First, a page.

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Evidence shows benefits of psychological treatments in low-resource countries, yet few government health systems include psychological services.
Evaluating the clinical value of adding psychological treatments, delivered by community-based counsellors, to primary care-based mental health services for depression and alcohol use disorder (AUD), as recommended by the Mental Health Gap Action Programme (mhGAP).
Two randomised controlled trials, separately for depression and AUD, were carried out. Participants were randomly allocated (1:1) to mental healthcare delivered by mhGAP-trained primary care workers (psychoeducation and psychotropic medicines when indicated), or the same services plus individual psychological treatments (Healthy Activity Program for depression and Counselling for Alcohol Problems). Primary outcomes were symptom severity, measured using the Patient Health Questionnaire – 9 item (PHQ-9) for depression and the Alcohol Use Disorder Identification Test for AUD, and functional impairment, measured using the World Health Organization Disability Assessment Schedule (WHODAS), at 12 months post-enrolment.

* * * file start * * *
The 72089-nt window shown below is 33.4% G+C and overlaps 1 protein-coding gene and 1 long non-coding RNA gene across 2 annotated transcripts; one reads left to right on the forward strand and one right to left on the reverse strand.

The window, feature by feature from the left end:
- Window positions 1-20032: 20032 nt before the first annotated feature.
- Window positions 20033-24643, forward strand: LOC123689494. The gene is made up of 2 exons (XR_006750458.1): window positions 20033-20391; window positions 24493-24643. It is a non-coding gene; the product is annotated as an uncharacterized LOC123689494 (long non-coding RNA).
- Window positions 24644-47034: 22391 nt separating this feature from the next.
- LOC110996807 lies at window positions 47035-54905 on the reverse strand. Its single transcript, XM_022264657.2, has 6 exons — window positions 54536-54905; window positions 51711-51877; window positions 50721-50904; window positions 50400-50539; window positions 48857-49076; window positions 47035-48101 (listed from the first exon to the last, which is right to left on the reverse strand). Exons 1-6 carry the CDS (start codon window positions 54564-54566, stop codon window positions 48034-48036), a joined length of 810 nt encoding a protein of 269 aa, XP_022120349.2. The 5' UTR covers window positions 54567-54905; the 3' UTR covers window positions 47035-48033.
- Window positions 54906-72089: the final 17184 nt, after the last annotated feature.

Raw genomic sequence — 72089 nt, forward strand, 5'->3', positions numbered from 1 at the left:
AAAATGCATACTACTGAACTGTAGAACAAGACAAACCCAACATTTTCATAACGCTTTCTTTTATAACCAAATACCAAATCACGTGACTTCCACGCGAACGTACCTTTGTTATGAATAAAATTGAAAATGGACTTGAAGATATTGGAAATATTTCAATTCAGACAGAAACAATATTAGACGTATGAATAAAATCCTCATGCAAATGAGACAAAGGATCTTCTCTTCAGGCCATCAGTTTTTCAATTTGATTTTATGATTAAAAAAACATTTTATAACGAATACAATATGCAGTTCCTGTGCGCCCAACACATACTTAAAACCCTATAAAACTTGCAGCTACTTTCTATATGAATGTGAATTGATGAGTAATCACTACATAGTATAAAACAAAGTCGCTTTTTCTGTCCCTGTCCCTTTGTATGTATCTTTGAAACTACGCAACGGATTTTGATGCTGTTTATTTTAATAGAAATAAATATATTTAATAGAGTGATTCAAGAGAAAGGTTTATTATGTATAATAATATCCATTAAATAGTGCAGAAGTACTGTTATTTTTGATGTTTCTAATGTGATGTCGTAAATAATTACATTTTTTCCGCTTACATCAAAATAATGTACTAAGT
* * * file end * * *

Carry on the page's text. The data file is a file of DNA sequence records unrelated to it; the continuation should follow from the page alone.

Participants with depression in the intervention arm (n = 60) had greater reduction in PHQ-9 and WHODAS scores compared with participants in the control (n = 60) (PHQ-9: M = −5.90, 95% CI −7.55 to −4.25, β = −3.68, 95% CI −5.68 to −1.67, P < 0.001, Cohen's d = 0.66; WHODAS: M = −12.21, 95% CI −19.58 to −4.84, β = −10.74, 95% CI −19.96 to −1.53, P= 0.022, Cohen's d = 0.42). For the AUD trial, no significant effect was found when comparing control (n = 80) and intervention participants (n = 82).
Adding a psychological treatment delivered by community-based counsellors increases treatment effects for depression compared with only mhGAP-based services by primary health workers 12 months post-treatment.
Declaration of interest
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